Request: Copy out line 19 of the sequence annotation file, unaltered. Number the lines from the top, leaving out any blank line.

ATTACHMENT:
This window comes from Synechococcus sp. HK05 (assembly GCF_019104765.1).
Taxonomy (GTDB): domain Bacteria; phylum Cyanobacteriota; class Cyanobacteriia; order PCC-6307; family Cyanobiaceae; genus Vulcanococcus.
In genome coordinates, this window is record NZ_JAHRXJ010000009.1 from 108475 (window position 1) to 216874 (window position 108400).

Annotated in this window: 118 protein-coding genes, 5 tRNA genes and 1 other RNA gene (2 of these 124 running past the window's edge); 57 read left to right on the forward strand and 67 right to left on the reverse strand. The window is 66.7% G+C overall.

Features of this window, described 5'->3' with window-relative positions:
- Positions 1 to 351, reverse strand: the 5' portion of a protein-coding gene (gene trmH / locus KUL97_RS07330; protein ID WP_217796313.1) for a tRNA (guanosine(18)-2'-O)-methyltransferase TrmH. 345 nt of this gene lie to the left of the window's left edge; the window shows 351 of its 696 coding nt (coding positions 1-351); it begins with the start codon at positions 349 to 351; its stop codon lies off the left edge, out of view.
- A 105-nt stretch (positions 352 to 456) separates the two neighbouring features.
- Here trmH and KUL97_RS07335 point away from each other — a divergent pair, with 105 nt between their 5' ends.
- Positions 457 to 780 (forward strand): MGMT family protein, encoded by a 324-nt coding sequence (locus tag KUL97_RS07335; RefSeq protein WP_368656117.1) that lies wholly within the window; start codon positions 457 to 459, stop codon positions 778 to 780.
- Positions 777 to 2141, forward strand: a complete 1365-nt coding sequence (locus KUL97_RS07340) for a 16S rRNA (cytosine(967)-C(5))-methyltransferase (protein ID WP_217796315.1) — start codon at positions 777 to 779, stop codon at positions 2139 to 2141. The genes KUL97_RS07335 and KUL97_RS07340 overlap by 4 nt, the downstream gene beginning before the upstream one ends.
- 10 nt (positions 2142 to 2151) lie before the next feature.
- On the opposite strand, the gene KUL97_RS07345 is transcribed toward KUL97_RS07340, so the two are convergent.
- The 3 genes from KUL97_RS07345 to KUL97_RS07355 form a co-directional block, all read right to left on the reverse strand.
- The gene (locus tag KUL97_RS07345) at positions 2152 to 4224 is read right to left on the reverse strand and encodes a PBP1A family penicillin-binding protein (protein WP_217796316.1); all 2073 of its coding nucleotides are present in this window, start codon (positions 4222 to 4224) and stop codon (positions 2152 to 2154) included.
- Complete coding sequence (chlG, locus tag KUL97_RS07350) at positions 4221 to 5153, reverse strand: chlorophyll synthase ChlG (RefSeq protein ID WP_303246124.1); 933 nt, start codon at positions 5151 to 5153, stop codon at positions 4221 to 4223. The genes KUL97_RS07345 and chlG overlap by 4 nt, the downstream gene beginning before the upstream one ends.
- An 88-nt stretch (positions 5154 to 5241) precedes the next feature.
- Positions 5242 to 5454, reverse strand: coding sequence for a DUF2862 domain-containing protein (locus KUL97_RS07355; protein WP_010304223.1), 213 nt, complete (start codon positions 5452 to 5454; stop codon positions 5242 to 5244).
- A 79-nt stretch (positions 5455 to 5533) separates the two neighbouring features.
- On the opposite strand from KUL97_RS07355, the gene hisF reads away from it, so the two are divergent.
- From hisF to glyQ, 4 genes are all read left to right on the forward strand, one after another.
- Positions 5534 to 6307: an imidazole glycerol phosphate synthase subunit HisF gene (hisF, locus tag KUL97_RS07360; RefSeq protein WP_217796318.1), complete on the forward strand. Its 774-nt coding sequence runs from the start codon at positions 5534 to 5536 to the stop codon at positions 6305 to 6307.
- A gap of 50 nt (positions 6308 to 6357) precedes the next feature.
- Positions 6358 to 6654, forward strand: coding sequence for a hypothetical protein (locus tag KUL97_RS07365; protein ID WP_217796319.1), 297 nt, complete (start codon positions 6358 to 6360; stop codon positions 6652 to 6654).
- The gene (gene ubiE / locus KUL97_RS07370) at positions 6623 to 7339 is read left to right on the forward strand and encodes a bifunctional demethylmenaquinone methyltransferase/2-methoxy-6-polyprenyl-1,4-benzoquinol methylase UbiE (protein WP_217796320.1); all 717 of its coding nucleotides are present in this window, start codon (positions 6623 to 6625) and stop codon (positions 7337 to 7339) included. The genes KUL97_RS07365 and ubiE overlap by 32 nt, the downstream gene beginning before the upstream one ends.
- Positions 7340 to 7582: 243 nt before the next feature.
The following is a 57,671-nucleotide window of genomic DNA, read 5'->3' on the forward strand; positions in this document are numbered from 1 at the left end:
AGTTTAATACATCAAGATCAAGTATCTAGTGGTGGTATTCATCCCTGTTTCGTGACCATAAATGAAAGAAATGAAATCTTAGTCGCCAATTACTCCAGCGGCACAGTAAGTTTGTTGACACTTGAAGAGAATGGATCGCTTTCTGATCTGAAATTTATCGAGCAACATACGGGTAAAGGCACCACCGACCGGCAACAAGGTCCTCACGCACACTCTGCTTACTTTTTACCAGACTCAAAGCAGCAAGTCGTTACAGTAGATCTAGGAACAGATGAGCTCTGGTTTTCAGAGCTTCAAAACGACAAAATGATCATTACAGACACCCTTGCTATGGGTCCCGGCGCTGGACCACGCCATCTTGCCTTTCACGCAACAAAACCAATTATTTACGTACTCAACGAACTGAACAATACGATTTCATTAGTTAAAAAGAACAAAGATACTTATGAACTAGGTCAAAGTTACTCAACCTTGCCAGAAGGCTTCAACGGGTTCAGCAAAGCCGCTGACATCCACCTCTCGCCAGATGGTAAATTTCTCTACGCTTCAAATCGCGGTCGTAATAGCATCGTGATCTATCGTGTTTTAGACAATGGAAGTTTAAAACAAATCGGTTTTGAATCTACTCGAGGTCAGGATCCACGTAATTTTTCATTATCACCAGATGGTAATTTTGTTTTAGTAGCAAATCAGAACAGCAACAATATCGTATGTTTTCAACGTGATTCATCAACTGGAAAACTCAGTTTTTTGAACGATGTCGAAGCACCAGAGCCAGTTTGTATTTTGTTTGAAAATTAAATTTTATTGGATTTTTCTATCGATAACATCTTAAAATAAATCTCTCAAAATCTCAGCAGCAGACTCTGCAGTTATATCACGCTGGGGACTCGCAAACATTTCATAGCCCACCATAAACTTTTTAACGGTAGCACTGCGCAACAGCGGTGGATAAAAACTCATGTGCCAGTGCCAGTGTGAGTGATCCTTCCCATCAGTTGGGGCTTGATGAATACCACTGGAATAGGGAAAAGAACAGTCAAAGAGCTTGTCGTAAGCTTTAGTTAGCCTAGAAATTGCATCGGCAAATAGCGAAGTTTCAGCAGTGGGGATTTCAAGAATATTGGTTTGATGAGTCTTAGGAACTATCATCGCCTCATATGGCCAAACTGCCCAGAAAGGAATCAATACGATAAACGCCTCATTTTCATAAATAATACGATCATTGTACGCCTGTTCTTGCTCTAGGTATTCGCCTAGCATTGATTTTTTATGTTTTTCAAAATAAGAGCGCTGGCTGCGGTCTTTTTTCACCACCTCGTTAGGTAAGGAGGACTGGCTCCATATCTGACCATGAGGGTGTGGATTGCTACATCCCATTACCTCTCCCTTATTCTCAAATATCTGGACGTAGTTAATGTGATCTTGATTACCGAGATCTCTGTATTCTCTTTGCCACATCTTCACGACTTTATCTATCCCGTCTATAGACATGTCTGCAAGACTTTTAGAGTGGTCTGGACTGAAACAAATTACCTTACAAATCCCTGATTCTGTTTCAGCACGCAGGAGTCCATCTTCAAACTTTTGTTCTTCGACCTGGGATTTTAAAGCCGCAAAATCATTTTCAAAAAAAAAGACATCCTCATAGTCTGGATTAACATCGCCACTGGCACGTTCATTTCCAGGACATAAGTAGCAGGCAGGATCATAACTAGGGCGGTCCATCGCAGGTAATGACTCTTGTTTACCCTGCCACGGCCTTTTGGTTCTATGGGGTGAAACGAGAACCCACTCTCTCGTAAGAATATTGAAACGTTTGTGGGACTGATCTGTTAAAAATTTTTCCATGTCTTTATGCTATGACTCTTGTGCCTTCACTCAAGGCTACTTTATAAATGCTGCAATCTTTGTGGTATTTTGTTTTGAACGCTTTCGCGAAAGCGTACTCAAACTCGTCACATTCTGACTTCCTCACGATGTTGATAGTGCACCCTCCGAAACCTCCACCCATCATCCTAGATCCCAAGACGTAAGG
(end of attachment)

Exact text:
- On the opposite strand from KUL97_RS07355, the gene hisF reads away from it, so the two are divergent.